Readings — From the August 2014 issue

Each According to His Ability

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From responses by Andrei Platonov (1899–1951) to authors who submitted manuscripts in 1920 to The Red Village, a newspaper that he edited. Platonov’s novels include Chevengur and The Foundation Pit; a collection of his letters was recently published by Redakziya Eleny Shubinoi, in Moscow. Translated from the Russian by Maya Dukmasova.

Comrade, if you want to be a poet — be yourself, that’s all. You puffed up, expanded outside yourself, and wrote filth, though perhaps you were guided by sincere feelings and honest thoughts.

Your poems “Spring” and “Autumn” don’t fit our newspaper. They are composed of old, chewed-up words and annoying, irrelevant subjects.

Your poem “To Laborers” is stronger and better than your previous work. Stay away from vulgar, pale expressions (“The enemy is broken and runs away in shame”). Keep working and send more.

“Call to Arms” is not a poem, it’s rhyming prose. This kind of prose is the same thing as salty candy. The poem is the highest form of literature; don’t mix it with anything.

The article “No Slowing Down” isn’t a fit. It’s too old-fashioned, beat-up, and full of words like “liquidate,” “territorial,” etc. Write simpler, responding to the demands and needs of the village.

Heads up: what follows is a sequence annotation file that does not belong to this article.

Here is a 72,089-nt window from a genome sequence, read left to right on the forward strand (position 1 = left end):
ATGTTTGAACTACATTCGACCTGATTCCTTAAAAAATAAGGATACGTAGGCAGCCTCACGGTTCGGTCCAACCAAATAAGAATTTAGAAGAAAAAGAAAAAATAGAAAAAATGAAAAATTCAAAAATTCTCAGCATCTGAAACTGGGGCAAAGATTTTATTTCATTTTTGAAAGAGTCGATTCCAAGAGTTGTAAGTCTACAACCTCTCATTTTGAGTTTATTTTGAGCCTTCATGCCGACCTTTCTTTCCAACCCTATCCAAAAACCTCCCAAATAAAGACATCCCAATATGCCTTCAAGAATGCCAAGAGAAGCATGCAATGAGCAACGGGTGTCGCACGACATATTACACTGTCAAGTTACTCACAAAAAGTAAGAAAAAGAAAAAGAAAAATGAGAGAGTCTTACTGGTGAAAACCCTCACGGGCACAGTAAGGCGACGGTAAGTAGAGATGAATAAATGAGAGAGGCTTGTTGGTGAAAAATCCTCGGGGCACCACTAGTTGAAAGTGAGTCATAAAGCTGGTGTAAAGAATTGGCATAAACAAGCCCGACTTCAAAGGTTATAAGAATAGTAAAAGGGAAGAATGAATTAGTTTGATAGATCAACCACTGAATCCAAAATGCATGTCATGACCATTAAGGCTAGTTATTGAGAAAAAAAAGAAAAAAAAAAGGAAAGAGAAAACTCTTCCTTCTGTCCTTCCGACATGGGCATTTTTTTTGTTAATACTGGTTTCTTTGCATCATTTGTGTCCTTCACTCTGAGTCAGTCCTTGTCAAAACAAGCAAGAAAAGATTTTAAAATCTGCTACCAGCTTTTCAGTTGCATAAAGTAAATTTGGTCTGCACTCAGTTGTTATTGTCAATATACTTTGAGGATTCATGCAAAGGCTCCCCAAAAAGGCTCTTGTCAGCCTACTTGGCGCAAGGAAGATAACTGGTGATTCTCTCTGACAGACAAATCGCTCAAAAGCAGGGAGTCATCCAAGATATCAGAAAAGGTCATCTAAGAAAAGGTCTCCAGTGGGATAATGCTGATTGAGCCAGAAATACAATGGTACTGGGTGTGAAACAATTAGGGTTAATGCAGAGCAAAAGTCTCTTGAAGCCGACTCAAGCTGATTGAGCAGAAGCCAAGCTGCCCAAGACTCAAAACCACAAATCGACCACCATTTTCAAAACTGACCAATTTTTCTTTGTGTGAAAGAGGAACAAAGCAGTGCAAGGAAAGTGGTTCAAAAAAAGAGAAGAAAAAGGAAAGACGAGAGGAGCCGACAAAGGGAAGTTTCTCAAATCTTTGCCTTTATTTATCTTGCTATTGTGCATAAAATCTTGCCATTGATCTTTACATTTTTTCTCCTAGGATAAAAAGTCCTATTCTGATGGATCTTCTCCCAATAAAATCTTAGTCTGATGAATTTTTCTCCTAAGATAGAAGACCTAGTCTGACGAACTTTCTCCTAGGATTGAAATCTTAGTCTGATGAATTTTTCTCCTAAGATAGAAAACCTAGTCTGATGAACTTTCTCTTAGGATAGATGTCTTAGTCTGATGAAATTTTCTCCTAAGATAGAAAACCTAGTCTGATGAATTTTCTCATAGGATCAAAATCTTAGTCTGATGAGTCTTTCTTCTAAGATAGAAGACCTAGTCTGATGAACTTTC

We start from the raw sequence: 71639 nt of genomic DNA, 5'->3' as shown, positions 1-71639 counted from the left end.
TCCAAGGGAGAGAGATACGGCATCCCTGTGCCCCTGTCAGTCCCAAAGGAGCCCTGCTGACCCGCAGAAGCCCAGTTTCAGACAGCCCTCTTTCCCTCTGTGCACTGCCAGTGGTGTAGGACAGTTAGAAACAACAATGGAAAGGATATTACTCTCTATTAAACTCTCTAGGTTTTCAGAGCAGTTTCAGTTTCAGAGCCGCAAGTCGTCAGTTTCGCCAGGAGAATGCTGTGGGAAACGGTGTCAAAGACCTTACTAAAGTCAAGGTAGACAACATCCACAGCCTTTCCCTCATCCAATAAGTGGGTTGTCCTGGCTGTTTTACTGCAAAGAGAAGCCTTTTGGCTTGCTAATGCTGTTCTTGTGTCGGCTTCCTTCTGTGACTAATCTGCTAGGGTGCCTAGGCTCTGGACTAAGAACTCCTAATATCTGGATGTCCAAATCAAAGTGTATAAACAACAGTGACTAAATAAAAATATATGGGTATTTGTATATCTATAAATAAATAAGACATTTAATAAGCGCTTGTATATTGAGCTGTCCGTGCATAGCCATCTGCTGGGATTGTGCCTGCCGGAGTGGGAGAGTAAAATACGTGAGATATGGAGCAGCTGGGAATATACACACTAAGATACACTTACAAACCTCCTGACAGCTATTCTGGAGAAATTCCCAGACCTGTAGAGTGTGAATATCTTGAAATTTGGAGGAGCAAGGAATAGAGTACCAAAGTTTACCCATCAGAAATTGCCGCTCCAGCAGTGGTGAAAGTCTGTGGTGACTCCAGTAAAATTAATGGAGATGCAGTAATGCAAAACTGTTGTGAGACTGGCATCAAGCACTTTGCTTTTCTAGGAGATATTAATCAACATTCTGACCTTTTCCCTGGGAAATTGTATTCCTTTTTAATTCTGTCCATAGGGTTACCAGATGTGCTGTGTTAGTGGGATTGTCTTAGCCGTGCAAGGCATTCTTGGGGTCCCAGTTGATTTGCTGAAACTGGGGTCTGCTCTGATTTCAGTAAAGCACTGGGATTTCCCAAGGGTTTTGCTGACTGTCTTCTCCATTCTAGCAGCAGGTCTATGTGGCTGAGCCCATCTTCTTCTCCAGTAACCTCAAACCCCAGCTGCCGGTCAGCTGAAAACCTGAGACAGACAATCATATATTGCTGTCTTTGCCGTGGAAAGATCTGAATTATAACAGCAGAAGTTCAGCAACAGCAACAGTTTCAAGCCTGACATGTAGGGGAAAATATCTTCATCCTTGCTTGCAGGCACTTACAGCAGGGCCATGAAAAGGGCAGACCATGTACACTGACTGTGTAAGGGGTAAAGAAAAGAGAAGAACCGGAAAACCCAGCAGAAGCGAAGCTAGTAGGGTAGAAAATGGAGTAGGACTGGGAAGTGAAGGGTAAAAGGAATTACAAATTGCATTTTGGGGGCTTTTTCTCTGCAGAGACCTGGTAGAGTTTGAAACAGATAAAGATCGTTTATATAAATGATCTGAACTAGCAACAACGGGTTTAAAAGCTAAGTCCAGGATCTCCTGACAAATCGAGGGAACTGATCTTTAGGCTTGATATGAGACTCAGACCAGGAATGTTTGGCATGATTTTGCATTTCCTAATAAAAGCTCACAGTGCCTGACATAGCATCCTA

The poem “Caprices of the Muse” is written to show that the Muse does not depend on the stomach. But if you’re a poet-proletarian, you shouldn’t depend on the Muse: she’s an old hag.

Every person should write — including you. Among what you sent there’s the good (“You turned your bitter jibe into jest”) and the bad (“Smother the scum of the running soul”). So far there’s more bad. Live harder — you’ll write better.

Even though you’re a proletarian, frankly the composition you’ve sent is bourgeois. It reveals the essence of a bygone time. Soon you and I will engage in the greatest of battles.

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The third son

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